I’m still assembling notes on why art and books often get slammed together in the same phrase, but in the meantime, I thought I’d talk a bit about some other printing-related projects that I have on the go. First up, a labour of love that has had me occupied in spare moments for about fifteen years.
In 1905, my great-great grandfather, Joshua Thompson, then well into his dotage, finished a 250 page hand-written monograph and presented it to his son at a family reunion in Clinton, Ontario. This remarkable document details in biographical sketches what Joshua could remember about his grandparents in Ireland, and his parent’s journey to Canada in 1821, the lives of his brothers and sisters and their pioneer life in Eastern Ontario. Later, around 1850, Joshua moved his family to southern Ontario and so the story continues, with detailed prose essays on the lives of his children, and some later inclusions and notations about grandchildren.
The remarkable thing is that Joshua, then in his early 80s, undertook to make four – possibly five – copies of this monumental work for his each of his surviving children.
I don’t want to go on and on about the contents, other than to say that Joshua’s primary literary reference was the bible and being himself a rather stern Methodist of the fundamentalist variety, the Family History can be a bit heavy going – not exactly light reading. Nevertheless, the information held within is remarkable, and naturally, the book is a rather highly regarded family treasure.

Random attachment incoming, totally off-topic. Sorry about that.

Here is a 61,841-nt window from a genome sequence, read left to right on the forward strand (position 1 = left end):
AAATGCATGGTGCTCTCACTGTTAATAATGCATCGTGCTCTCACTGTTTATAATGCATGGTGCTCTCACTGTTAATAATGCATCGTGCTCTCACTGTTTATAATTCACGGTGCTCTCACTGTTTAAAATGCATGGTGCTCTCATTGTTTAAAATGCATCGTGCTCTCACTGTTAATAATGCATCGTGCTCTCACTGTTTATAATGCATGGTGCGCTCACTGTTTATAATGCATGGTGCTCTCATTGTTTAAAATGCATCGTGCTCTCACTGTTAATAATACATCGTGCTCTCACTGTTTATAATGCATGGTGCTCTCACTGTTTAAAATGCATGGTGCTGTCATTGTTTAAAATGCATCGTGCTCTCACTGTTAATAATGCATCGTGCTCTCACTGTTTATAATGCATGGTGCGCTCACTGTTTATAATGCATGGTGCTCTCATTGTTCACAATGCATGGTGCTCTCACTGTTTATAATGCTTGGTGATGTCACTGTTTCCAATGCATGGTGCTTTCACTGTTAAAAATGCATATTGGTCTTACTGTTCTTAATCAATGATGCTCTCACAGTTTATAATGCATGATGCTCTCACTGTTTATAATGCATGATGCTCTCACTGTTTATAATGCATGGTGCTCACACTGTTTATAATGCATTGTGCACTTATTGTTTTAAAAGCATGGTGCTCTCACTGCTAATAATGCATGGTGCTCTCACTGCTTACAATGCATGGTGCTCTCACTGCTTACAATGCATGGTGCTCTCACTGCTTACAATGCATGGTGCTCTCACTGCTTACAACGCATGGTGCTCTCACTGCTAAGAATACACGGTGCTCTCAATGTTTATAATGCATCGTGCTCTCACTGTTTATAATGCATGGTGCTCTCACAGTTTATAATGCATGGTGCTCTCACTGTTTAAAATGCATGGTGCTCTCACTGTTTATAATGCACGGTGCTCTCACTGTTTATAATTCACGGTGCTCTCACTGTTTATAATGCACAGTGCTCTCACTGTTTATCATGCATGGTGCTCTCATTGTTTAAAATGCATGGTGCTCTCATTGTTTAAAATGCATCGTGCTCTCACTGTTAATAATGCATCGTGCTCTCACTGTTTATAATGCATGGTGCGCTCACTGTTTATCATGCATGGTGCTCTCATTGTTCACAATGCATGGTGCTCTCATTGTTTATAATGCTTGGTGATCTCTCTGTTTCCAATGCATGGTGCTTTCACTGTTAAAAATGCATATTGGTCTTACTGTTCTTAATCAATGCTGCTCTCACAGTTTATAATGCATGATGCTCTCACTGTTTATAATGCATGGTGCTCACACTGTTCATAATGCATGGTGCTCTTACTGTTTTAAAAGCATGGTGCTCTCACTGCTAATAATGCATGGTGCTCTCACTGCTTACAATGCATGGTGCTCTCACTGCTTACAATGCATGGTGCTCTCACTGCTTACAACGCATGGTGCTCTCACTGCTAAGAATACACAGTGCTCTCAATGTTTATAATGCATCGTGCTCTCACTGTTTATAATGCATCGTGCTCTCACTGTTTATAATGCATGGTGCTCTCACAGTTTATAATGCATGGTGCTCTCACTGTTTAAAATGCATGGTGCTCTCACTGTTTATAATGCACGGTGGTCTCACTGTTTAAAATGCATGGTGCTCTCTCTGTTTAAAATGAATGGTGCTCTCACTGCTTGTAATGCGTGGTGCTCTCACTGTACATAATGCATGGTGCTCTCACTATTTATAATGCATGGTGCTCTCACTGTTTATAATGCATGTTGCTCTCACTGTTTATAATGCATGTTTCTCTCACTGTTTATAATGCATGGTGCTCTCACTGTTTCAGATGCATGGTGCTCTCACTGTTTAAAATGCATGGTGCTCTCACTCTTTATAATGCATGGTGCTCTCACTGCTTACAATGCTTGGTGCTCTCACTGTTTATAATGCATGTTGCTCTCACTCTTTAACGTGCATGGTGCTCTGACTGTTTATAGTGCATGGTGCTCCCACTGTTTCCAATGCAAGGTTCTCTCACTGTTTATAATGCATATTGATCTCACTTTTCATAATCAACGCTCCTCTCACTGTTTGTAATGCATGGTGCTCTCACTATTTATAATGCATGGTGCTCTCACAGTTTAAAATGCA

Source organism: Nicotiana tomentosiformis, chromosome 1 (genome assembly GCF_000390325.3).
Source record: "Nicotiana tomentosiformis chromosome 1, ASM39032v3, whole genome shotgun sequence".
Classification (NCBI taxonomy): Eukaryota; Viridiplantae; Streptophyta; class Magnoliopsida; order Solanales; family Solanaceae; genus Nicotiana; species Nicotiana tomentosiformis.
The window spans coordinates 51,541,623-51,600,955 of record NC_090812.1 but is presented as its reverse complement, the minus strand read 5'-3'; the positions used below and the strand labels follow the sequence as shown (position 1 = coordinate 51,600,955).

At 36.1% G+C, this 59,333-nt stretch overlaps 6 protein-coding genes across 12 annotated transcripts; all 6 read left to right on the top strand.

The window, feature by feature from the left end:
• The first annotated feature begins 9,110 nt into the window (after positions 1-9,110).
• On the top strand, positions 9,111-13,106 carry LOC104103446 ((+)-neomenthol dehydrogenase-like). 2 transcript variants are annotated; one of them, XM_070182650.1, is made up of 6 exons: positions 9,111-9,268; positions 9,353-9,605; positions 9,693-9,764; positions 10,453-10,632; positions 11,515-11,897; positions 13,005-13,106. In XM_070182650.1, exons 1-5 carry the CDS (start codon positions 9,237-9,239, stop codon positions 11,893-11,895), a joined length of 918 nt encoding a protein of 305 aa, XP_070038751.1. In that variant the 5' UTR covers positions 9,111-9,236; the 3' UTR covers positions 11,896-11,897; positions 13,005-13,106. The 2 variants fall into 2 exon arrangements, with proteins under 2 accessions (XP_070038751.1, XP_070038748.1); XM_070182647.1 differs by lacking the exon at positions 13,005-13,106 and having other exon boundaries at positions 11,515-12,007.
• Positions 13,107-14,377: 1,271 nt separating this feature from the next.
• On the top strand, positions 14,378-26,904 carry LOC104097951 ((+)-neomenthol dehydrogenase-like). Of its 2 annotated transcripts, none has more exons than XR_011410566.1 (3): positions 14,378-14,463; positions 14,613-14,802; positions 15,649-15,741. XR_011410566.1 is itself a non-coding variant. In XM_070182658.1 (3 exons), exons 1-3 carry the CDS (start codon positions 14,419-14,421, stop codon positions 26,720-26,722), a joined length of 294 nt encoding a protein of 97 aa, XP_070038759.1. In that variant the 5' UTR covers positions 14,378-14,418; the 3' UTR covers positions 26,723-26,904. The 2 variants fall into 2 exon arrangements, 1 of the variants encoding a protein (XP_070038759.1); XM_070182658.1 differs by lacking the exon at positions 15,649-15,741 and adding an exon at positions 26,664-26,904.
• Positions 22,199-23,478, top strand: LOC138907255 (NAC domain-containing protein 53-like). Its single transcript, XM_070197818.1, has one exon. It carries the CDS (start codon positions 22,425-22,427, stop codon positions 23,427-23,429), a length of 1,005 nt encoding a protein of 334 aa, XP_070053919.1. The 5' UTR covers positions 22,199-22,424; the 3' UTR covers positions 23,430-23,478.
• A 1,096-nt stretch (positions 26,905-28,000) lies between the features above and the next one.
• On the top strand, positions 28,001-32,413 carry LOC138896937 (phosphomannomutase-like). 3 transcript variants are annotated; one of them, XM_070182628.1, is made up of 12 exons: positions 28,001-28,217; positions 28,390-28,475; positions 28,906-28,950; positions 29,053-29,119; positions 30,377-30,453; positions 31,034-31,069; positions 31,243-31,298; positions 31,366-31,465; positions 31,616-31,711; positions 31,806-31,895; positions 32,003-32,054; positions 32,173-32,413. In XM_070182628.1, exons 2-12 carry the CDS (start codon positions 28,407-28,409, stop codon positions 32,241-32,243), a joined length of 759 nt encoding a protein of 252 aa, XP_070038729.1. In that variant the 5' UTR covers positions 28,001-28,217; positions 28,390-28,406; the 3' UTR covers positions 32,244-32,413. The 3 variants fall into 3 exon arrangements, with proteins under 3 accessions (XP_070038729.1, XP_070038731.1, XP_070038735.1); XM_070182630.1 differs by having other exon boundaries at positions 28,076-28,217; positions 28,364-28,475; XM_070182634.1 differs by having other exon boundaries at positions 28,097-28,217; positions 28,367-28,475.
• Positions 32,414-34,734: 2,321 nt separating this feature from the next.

About fifteen years ago, I borrowed the book from my father and began to transcribe the text into that new-fangled machine, the computer, the intent being to distribute the information therein to anyone. With the advent of print-on-demand (POD), the project has evolved into creating a small number of hardbound books (digital type set, in case any hand-setters were wondering) for family members, complete with a DVD containing scans of the actual manuscript pages, images and the text again in a ASCI text file. I think for now that is the best I can do to disseminate the information on Joshua’s book. This should be complete over the summer.
Now that my work with the book itself is finished, it is in dire need of restoration. Enter Natasha Herman of the Redbone Bindery who will stabilize the structure and build a box to house the book and the associated bits of paper that have been shoved in over the last century. Then the original will be donated to an archives, probably and hopefully at the Lennox and Addington Museum in Napanee, not far from where the family first settled.
I began it for selfish reasons; I wanted a copy of the History. I’ll be glad when the project is finally finished, because it has stretched out over so many years. But procrastination, in this case, has allowed Joshua’s great labour to be perpetuated throughout his descendants. I think he would be pleased.